Courtesy of FinViz
There is a widely quoted Chinese saying: “may you live in interesting times”. Such are the times in which we now find ourselves. Consequently, fundamental analysis of corporations and the economy in general are largely pointless at present. Given the extreme uncertainty in the economy, many companies are cancelling their forward guidance– and who can blame them? National governments appear out of policy options after both they and global central banks fired so many “bazookas” in recent weeks. Regardless, let’s take a closer look.
US weekly jobless claims has long been one of our favourite metrics of the American labour market. Timely and straightforward, we prefer it to the more widely publicised monthly employment report. This chart, from late last week, scarcely needs any explanation.
During the past three reporting weeks, almost 16.80 million Americans have been thrown out of work. In Canada, the most recent employment report saw a loss of just over 1.0 million jobs, and the jobless rate ticked up to 7.8% - the highest is several years.
A lot of people losing their jobs and all that demand exiting the economy: that can’t be a good thing, right? It depends.
This should be just a temporary shutdown of the economy and not a structural adjustment, which would see many of those jobs vanish for good (the western oil patch could certainly attest to that). Bear in mind that nearly 70% of the North American economy, and elsewhere in advanced nations, exists to satisfy consumer demand. In other words, what people need, want, and ultimately desire (not always the same thing) creates all the jobs, growth, and income that makes up the economy. That demand has been throttled for the time being. It hasn’t disappeared, though (it never does ), and when the Covid-19 virus finally runs its course, that demand should re-assert itself with a vengeance.
Equity markets traded up strongly last week on just such optimism, with Wall Street gaining 12% and Bay Street right behind. Stocks had been pounded mercilessly from early March onwards as investors sold everything in panicked reaction to the coronavirus. Now the attitude seems to be that all the bad news about COVID-19 has been priced in, that if things worsen governments will simply spend more, and that the curve appears to be flattening out.
Over the weekend, British PM Boris Johnson was released from the ICU, not yet fully recovered but doing better after being admitted last week with severe symptoms of COVID-19, which warrants a degree of optimism.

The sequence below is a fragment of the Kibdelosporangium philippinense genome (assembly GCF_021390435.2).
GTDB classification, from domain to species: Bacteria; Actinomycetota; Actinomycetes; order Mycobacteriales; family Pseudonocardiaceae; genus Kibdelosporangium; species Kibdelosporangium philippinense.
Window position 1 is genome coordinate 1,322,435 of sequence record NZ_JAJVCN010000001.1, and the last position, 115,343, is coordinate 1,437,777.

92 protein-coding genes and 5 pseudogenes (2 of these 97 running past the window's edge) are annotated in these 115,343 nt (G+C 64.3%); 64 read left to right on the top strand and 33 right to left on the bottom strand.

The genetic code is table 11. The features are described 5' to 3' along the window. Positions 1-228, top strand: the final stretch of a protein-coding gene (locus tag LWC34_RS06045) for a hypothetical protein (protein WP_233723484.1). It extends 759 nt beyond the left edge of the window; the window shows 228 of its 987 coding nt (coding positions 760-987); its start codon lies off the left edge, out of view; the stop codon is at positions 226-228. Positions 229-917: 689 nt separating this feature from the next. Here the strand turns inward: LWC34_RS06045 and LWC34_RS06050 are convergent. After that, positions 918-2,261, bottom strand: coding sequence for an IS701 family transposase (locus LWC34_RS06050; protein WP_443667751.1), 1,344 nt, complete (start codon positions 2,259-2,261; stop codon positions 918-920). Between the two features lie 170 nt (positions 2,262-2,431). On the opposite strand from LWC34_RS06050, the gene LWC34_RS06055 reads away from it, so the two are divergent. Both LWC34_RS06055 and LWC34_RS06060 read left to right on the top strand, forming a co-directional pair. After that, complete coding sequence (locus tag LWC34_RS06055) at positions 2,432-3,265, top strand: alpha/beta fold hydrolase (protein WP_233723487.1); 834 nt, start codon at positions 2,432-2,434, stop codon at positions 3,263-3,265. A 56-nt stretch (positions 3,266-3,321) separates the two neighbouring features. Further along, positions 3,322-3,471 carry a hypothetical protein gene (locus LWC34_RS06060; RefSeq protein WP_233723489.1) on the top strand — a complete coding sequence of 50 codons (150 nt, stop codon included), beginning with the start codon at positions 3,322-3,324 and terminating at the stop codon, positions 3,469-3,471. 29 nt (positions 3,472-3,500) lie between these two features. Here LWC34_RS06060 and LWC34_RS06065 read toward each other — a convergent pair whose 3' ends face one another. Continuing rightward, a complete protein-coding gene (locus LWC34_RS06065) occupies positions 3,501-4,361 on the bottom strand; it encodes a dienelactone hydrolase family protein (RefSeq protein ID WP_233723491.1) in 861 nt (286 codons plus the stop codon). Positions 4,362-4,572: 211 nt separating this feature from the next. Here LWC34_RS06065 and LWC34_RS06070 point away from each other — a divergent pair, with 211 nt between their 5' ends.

Everything, of course, is messed up – governments are spending absurd amounts of borrowed money, demand has been flattened, people are cooped up and suffering from cabin fever – but this will abate. When the all clear is given, things may pick up with surprising gusto.
With its announcement that the Federal Reserve will now purchase high-yield bonds and ETFs (Exchange-Traded Funds) as part of its bond-buying programme to stabilise the US economy, the Fed has now joined the European Central Bank (ECB) and Bank of Japan (BOJ), both of whom have engaged in variants of this policy for many years (BOJ being the first). This latter bank holds 65% of all Japan-issued ETFs, as well as half of the JGBs (Japan Government Bond) currently outstanding.
High-yield bonds are known colloquially as ‘junk’ bonds, although high yield (HY) traders dislike the term. Essentially, any bond losing a Triple B (BBB) rating is classed as junk, rather high yield. Pension funds, insurance companies, and other similar institutions are generally prohibited from investing in such ‘non-investment grade’ bonds. An interesting coincidence lies in the fact that Q1 2020 saw a record number of bond downgrades to junk, at right around the same time the Fed announced its intention to start purchasing junk bonds.
From a feared global energy cartel in the 1970s to a long-running soap opera nowadays, the fall of once-mighty OPEC has been a sight to behold.
Yesterday a deal was finally struck to cut around 9.7 mil bbl/day from global production after Mexico signed on to the agreement. (Talks had been held up for four days while Mexico’s populist government sought a better deal from its cartel partners.) Total global production is currently around 95.0 mil bbl/day and analysts had been calling for a cut of almost 35.0 mil – over one-third – to restore balance to the crude market. We doubt that will happen any time soon. Current global economic doldrums with demand destruction caused by official reaction to COVID-19, continued strong crude production and growing lack of storage space all were negative factors weighing heavily on participants. However, it remains to be seen whether this new quota accord will hold. The history of such agreements is not encouraging.
The Bank of Canada will be making a rate announcement this coming Wednesday. We anticipate no change in rates from the current 0.25% but the accompanying statement will be worth a look. In the US, there will be a full slate of secondary economic statistics, all rendered academic for the time being until they, and the rest of the world, gets back to work.
Key Data Releases This Week
DAVID B. GRANNER
Senior FX Dealer,
Global Treasury Solutions